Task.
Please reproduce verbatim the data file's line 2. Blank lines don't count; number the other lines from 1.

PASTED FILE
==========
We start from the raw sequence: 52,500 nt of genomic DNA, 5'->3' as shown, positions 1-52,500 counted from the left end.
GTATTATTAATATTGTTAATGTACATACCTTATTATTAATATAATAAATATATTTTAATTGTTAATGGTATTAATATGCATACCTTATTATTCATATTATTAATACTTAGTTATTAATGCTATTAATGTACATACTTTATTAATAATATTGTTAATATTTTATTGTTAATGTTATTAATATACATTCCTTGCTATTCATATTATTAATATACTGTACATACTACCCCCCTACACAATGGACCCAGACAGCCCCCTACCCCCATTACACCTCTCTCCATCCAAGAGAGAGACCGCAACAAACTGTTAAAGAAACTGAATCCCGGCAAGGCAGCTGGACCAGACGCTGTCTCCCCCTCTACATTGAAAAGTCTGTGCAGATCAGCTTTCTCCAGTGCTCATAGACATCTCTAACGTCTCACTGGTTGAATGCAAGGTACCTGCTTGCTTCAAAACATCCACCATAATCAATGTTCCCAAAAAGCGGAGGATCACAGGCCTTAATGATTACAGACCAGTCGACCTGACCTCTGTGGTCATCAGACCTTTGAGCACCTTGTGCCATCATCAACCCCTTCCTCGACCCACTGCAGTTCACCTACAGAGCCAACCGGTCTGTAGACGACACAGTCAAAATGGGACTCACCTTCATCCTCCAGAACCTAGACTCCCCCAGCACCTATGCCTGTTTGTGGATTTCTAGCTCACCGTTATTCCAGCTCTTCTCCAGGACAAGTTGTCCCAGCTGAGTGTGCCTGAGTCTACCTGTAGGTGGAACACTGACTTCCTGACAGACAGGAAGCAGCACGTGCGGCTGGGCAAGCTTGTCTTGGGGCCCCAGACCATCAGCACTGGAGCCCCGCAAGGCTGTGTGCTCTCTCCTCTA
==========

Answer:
GTATTATTAATATTGTTAATGTACATACCTTATTATTAATATAATAAATATATTTTAATTGTTAATGGTATTAATATGCATACCTTATTATTCATATTATTAATACTTAGTTATTAATGCTATTAATGTACATACTTTATTAATAATATTGTTAATATTTTATTGTTAATGTTATTAATATACATTCCTTGCTATTCATATTATTAATATACTGTACATACTACCCCCCTACACAATGGACCCAGACAGCCCCCTACCCCCATTACACCTCTCTCCATCCAAGAGAGAGACCGCAACAAACTGTTAAAGAAACTGAATCCCGGCAAGGCAGCTGGACCAGACGCTGTCTCCCCCTCTACATTGAAAAGTCTGTGCAGATCAGCTTTCTCCAGTGCTCATAGACATCTCTAACGTCTCACTGGTTGAATGCAAGGTACCTGCTTGCTTCAAAACATCCACCATAATCAATGTTCCCAAAAAGCGGAGGATCACAGGCCTTAATGATTACAGACCAGTCGACCTGACCTCTGTGGTCATCAGACCTTTGAGCACCTTGTGCCATCATCAACCCCTTCCTCGACCCACTGCAGTTCACCTACAGAGCCAACCGGTCTGTAGACGACACAGTCAAAATGGGACTCACCTTCATCCTCCAGAACCTAGACTCCCCCAGCACCTATGCCTGTTTGTGGATTTCTAGCTCACCGTTATTCCAGCTCTTCTCCAGGACAAGTTGTCCCAGCTGAGTGTGCCTGAGTCTACCTGTAGGTGGAACACTGACTTCCTGACAGACAGGAAGCAGCACGTGCGGCTGGGCAAGCTTGTCTTGGGGCCCCAGACCATCAGCACTGGAGCCCCGCAAGGCTGTGTGCTCTCTCCTCTA